Thank you for sharing!

Your article was successfully shared with the contacts you provided.

In 1995 the European Union (EU) adopted the Data Protection Directive 95/46/EC. Its general objective was to harmonise the way in which personal data could be processed in the EU member states. Article 25 is a key provision of the directive which prohibits the transfer of personal data to a third country unless that country ensures an “adequate level of protection” (i.e. similar protection to that set out in the directive).There was immediately a problem in relation to the US, where there is a variety of existing privacy legislation. It was widely accepted that the US legislation did not meet the EU’s requirements for “adequate protection”. As such, there was a real concern that businesses based in the EU would not be able to transfer data to the US and this would have a significant impact on trade and the free movement of information about individuals. In some cases this problem could be resolved if the European and US parties entered into a specific contract to protect the use of personal data. While this worked for intragroup transfers and other particular relationships, it was widely felt that a more comprehensive solution should be found. During lengthy negotiations, the US issued a compromise proposal, known as the ‘Safe Harbor Principles’, which largely follows the EU requirements giving individuals the right to: 1. receive notification of how personal data isto be used; 2. object to the transfer of data to third parties or to the use of the data for unauthorised purposes; and 3. have access to personal data held aboutthem. After a period of considerable uncertainty, in July 2000 the European Commission (EC) announced it accepted that the Safe Harbor Principles do provide adequate protection for personal data transferred from the EU and this decision is binding on all 15 member states. The EC has indicated that the ‘safe harbor’ arrangements should be in place by November 2000 and this will ensure that, as long as the process is followed correctly, personal data can now be transferred to the US.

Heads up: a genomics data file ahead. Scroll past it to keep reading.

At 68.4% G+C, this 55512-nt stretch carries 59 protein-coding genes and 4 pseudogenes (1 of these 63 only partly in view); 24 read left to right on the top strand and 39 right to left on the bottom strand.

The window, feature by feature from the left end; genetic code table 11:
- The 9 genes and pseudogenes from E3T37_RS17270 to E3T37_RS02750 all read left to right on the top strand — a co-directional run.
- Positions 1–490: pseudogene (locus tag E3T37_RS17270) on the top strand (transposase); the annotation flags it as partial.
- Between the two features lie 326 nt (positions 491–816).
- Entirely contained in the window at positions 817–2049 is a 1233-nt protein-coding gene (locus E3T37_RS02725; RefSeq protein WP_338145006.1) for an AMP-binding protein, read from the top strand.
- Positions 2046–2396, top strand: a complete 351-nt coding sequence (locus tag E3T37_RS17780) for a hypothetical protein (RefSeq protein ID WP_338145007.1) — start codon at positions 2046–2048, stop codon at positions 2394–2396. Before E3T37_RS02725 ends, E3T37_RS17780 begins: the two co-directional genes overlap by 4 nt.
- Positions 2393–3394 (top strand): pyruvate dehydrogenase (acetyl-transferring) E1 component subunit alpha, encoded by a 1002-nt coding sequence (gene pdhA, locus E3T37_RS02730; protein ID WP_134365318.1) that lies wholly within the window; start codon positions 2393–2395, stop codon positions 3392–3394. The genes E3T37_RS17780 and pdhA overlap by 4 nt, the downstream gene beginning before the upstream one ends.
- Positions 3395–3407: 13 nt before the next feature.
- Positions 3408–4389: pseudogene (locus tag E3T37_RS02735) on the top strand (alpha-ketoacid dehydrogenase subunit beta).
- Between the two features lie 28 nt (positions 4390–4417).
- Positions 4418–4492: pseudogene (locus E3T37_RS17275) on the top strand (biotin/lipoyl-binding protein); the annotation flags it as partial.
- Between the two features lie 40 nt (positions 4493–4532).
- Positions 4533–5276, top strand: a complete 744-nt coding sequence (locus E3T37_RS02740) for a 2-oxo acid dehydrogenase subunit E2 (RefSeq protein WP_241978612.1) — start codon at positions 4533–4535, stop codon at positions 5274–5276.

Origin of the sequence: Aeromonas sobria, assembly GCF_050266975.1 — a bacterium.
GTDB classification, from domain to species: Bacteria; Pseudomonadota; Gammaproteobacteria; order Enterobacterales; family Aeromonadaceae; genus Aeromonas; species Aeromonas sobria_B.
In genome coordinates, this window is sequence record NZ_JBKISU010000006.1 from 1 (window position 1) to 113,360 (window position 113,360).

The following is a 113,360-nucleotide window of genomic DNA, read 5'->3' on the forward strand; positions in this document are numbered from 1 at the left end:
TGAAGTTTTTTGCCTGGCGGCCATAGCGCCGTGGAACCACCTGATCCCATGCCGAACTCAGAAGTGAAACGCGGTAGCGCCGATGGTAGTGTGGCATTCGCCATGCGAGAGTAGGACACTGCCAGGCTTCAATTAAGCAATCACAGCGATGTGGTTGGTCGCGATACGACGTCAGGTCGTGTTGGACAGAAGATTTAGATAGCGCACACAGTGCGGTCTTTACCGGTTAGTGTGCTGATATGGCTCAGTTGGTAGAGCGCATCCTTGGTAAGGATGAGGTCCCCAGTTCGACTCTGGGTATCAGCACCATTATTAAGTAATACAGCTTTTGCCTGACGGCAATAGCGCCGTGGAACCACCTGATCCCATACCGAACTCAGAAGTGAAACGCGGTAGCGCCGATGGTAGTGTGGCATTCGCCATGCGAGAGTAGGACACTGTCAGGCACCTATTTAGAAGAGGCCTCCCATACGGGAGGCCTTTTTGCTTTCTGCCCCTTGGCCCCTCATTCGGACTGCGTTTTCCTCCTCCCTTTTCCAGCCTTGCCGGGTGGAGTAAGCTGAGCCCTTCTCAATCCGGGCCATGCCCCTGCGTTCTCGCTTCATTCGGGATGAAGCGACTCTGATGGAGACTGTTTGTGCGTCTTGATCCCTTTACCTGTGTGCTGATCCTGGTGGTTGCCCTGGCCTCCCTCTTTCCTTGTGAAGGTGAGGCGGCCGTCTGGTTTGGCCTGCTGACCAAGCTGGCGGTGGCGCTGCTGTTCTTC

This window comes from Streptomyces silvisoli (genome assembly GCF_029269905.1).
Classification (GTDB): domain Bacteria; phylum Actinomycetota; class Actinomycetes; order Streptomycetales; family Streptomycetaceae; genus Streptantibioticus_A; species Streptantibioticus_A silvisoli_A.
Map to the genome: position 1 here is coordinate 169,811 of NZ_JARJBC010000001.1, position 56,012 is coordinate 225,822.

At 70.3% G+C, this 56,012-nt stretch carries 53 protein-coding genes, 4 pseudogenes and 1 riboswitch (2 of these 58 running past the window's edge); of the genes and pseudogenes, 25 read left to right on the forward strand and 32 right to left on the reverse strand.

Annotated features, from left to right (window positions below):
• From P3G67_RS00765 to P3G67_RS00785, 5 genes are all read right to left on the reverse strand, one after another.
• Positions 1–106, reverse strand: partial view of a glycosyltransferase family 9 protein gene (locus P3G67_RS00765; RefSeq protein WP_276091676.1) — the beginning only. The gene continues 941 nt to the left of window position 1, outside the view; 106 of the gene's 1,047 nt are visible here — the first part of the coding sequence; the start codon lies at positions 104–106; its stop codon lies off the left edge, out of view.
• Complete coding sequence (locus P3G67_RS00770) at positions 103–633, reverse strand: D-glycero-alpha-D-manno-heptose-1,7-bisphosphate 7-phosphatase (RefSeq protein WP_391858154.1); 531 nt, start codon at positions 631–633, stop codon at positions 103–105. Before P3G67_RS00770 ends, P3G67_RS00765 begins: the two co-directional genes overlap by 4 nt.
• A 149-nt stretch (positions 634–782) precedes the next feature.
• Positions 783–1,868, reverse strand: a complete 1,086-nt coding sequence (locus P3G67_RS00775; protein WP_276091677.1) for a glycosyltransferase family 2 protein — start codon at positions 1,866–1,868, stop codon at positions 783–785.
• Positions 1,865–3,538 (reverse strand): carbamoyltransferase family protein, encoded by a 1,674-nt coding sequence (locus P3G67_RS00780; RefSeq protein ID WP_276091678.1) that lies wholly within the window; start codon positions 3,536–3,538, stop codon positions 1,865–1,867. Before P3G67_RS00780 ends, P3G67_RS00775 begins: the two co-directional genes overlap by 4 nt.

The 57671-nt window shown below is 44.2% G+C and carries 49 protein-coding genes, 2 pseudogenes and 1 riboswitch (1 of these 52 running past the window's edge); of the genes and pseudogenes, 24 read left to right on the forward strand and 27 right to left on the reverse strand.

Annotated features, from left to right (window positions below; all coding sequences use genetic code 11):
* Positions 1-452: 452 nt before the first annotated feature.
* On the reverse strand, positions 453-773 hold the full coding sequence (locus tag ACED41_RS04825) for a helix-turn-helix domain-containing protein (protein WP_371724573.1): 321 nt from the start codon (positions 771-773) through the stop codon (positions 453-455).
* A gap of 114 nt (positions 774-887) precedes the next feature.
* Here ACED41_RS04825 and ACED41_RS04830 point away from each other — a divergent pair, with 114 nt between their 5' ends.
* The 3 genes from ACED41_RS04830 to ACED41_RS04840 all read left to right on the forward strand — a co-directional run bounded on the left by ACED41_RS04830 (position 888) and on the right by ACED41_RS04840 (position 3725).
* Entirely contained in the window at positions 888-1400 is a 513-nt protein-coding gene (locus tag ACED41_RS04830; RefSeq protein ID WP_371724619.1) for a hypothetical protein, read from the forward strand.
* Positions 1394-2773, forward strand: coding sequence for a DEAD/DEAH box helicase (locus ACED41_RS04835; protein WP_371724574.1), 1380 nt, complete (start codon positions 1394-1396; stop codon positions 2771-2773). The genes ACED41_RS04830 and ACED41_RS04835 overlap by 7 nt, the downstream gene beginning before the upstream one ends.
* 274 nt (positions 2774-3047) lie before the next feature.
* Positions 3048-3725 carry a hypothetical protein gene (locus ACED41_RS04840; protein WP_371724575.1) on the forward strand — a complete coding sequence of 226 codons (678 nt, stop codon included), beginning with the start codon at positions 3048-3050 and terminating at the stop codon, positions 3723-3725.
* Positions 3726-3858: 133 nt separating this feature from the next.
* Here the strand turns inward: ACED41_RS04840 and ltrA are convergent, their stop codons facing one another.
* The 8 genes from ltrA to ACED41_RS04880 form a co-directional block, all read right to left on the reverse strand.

This premium content is reserved for
Legal Week Subscribers.


  • Trusted insight, news and analysis from the UK and across the globe
  • Connections to senior business lawyers within the leading law firms and legal departments
  • Unique access to ALM's unrivalled, market-leading reporting in the US and Asia and cutting-edge research, including Legal Week's UK Top 50 and Global 100 rankings
  • The Legal Week Daily News Alert, Editor's Highlights, and Breaking News digital newsletters and more, plus a choice of over 70 ALM newsletters
  • Optimized access on all of your devices: desktop, tablet and mobile
  • Complete access to the site's full archive of more than 56,000 articles

Already have an account?

For enterprise-wide or corporate enquiries, please contact Paul Reeves on Preeves@alm.com or call on +44 (0) 203 875 0651


Legal Week Newsletters & Alerts

Sign Up Today and Never Miss Another Story.

As part of your subscription, you can sign up for an unlimited number of a wide range of complimentary newsletters and alerts. Get the timely legal news and critical analysis you cannot afford to miss. Tailored just for you. In your inbox. Every day.

Copyright © 2019 American Lawyer Media International, LLC. All Rights Reserved.